1 Digital and information literacy
Let’s begin by exploring what is meant by ‘information literacy’ and ‘digital and information literacy’ and why these are integral to your postgraduate study skills.
Fundamentally, information literacy (IL) is the ability to: recognise when information is needed; know how to locate and evaluate the appropriateness of information found; and know how to use this in an effective and responsible manner. This brief description can be encapsulated in a more formal definition of IL, widely used by information and library professionals, which states:
Information literacy is knowing when and why you need information, where to find it, and how to evaluate, use and communicate it in an ethical manner.
So how does this differ from ‘digital and information literacy’ (DIL)? The Open University Library defines DIL as follows:
Digital literacy includes the ability to find and use information (otherwise known as information literacy) but goes beyond this to encompass communication, collaboration and teamwork, social awareness in the digital environment, understanding of e-safety and creation of new information. Both digital and information literacy are underpinned by critical thinking and evaluation.
You may feel that you already have a good awareness of both digital and general information literacy skills from your undergraduate studies or relevant work experience. However, being aware of the need to continuously review your academic and DIL skills to ascertain their relevance, effectiveness and efficiency of practice, and to be open to developing these further and to keep up with changes in the digital environment form an important part of your postgraduate skills and are essential for continuing your professional development.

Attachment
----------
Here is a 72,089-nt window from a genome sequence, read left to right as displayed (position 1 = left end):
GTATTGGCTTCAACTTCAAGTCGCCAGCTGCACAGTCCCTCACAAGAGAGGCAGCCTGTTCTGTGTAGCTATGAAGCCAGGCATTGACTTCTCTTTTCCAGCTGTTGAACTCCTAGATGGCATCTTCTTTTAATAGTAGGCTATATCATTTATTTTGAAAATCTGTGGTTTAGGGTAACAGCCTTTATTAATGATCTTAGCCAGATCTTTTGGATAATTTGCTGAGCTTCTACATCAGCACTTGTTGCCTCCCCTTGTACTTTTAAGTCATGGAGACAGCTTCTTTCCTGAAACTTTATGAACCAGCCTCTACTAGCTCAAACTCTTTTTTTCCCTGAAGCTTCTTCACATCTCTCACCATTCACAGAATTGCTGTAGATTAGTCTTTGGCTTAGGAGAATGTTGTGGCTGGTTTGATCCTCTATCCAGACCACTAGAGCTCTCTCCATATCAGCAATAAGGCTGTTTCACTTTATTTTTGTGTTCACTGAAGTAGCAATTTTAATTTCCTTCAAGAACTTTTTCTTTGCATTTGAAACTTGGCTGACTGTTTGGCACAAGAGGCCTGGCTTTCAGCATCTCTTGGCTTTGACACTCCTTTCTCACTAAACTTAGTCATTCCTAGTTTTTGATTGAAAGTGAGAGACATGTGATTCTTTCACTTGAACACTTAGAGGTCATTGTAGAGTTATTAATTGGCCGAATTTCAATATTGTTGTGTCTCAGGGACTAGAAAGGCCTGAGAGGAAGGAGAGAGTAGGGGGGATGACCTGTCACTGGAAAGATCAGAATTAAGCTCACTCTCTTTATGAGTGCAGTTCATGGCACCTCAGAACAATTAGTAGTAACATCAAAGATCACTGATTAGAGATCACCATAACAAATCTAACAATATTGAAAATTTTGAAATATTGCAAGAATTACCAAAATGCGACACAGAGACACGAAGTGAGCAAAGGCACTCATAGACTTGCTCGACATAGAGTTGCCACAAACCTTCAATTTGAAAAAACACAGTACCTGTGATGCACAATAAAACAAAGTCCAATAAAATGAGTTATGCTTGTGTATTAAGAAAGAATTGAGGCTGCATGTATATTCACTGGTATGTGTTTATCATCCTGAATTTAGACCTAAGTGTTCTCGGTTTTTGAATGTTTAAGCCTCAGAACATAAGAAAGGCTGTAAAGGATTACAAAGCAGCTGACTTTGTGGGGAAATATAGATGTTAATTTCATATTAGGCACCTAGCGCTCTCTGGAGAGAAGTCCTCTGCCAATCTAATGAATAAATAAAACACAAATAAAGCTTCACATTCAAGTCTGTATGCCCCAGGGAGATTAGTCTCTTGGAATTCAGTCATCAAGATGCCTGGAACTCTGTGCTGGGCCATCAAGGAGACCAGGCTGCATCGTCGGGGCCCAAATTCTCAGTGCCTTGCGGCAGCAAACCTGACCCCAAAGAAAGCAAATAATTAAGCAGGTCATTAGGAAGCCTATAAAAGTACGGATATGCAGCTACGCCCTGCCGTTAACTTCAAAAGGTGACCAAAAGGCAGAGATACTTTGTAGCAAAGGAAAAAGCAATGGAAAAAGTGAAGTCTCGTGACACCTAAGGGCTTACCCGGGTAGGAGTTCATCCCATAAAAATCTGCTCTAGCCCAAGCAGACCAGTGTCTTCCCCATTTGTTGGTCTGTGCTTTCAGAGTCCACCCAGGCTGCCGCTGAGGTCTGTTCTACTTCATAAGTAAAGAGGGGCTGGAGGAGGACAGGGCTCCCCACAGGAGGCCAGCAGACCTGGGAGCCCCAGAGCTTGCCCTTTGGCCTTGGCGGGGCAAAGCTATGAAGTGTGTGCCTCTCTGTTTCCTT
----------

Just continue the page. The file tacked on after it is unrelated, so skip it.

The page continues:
Activity 1 Some important terms
What do the following terms mean to you? Have you engaged previously with these tools and resources?
- RSS feeds
- ZETOC alerts
- grey literature
- deep (or invisible) web.
RSS (Rich Site Summary) feeds and ZETOC alerts are subscription systems that can be set up to check specified resources of interest (journals, websites, forums, blogs, etc.) and to ‘feed’ headline activities and information directly to your email account rather than you having to constantly check the sites yourself. We will look at setting up RSS feeds later on in this session.
‘Grey literature’ is a term used to describe any information that has either not been formally published or is not available commercially, while the ‘deep (or invisible) web’ relates to information on the web that is not generally found by standard search engines such as Google, Bing or Yahoo (hence it is ‘invisible’). This type of information can however be accessed via specialist search engines and bespoke databases (through subscription entry for example), if you know how and where to look.
Activity 1 introduced some important terms, and began to explore their meaning and potential relevance. The next activity will allow you to get your bearings on sources of information that you come across, and may wish to use in your studies.
Activity 2 Sources of information
Which of the following sources of information have you previously used in your studies? How would you reference them in your work?
- Twitter feeds
- Facebook or other social networking sites
- forum, blog and micro-blog postings
- YouTube listings
- governmental organisations, non-governmental organisations (NGOs) and/or private industry working documents
- online newspaper articles
- ebooks and ejournals.
Depending on your studies and the type of research that you are doing, it may be appropriate to make use of any one or all of the above sources of information. Being able to reference each of these appropriately so that others can access the information, as well as assess their reliability, is an essential requirement at postgraduate level. We take a closer look at citing and referencing sources later on in this session.